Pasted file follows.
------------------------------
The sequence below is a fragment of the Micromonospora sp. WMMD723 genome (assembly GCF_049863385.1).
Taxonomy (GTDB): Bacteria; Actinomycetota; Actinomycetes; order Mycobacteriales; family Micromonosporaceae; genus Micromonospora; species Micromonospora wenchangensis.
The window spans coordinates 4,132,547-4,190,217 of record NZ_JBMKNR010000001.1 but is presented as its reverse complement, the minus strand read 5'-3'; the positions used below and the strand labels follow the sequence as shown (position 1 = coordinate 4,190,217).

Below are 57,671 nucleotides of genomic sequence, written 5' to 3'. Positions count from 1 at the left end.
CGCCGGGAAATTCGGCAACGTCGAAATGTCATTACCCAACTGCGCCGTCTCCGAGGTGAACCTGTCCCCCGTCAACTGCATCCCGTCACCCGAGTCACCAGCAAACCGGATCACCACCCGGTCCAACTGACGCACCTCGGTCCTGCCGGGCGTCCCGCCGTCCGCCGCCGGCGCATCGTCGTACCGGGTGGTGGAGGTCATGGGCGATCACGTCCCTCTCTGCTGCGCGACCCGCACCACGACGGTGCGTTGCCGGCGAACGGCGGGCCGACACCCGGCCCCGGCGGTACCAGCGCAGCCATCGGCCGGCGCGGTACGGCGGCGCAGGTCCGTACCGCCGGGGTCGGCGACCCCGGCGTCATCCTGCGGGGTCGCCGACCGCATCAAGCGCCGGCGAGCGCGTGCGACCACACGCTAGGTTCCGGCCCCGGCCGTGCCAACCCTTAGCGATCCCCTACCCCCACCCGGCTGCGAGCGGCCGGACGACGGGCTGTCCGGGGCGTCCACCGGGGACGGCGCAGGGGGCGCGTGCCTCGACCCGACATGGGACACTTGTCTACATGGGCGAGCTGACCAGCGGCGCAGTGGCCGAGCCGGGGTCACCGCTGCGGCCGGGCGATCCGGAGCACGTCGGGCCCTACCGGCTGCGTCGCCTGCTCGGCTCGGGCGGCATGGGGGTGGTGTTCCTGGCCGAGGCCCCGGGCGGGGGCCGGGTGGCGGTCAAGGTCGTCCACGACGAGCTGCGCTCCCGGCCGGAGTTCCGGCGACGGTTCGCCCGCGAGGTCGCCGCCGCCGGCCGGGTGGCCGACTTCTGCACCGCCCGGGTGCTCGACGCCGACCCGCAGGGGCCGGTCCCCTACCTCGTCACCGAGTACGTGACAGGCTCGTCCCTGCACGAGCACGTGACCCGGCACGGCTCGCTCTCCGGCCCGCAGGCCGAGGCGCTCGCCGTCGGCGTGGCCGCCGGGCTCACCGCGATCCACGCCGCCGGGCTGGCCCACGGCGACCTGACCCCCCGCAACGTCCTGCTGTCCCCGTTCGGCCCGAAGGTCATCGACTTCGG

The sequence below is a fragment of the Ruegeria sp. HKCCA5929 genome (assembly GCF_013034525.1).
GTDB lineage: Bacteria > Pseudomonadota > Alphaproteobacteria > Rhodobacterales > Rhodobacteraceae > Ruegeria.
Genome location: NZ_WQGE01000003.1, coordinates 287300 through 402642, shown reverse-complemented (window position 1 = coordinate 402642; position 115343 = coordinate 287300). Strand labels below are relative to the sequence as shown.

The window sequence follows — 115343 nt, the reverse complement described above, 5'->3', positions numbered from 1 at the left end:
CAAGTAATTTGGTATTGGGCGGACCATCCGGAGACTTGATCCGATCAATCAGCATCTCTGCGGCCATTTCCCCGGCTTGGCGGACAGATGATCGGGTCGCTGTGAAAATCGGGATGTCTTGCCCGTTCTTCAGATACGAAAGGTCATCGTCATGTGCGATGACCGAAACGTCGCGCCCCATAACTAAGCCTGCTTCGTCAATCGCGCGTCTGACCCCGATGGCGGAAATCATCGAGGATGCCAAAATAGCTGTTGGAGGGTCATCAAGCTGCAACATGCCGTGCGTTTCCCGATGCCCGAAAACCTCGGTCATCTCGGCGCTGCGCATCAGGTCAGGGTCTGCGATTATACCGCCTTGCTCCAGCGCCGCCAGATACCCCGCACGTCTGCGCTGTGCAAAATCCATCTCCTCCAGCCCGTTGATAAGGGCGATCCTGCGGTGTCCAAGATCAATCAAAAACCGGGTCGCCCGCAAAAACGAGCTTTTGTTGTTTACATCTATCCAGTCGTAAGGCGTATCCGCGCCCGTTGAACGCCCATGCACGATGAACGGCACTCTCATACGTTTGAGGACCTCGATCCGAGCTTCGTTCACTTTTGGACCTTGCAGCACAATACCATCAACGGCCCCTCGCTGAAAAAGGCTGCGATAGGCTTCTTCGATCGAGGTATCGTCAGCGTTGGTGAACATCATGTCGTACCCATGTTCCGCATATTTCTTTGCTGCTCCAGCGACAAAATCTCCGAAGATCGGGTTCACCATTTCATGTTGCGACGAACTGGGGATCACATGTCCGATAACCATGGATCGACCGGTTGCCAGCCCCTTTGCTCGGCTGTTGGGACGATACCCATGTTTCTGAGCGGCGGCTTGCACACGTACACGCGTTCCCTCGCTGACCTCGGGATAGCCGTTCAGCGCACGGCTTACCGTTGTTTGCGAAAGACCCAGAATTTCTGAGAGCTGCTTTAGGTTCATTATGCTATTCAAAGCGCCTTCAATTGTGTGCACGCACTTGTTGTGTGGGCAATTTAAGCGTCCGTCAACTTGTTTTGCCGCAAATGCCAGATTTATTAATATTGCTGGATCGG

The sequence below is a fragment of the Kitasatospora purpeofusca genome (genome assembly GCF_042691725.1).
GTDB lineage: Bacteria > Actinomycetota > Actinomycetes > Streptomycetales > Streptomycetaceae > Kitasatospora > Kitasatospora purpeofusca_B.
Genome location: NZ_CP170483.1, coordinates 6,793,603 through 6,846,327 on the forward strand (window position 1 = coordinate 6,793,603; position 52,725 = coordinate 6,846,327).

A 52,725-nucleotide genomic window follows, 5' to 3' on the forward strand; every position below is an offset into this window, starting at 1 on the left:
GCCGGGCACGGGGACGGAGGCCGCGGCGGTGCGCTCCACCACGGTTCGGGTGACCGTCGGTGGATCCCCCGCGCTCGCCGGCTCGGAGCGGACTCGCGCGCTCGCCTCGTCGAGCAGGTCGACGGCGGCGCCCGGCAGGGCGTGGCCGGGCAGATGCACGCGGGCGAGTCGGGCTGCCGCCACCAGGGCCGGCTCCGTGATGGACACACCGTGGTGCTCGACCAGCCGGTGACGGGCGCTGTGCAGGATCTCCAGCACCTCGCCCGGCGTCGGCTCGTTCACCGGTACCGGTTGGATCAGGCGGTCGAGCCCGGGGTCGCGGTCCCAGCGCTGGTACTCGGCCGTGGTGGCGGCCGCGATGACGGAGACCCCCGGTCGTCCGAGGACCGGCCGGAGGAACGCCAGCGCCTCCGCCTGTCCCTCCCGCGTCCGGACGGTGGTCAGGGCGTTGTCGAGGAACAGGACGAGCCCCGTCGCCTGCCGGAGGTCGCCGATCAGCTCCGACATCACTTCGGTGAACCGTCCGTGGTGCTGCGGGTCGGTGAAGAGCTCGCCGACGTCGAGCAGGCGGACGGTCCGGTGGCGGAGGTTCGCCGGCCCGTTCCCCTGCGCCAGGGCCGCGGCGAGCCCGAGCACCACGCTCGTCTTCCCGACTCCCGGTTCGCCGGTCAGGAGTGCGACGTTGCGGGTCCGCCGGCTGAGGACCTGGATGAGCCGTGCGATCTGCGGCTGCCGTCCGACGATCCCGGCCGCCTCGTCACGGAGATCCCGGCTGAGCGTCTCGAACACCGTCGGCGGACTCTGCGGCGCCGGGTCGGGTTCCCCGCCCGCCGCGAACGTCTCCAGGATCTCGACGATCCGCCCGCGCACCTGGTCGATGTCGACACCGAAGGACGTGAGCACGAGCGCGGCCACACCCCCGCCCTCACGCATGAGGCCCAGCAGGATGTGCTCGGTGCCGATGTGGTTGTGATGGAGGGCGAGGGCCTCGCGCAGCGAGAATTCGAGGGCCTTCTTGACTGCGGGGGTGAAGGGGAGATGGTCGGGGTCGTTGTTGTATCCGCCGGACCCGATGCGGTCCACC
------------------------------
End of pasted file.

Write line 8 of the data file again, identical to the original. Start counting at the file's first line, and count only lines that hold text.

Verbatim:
Genome location: NZ_WQGE01000003.1, coordinates 287300 through 402642, shown reverse-complemented (window position 1 = coordinate 402642; position 115343 = coordinate 287300). Strand labels below are relative to the sequence as shown.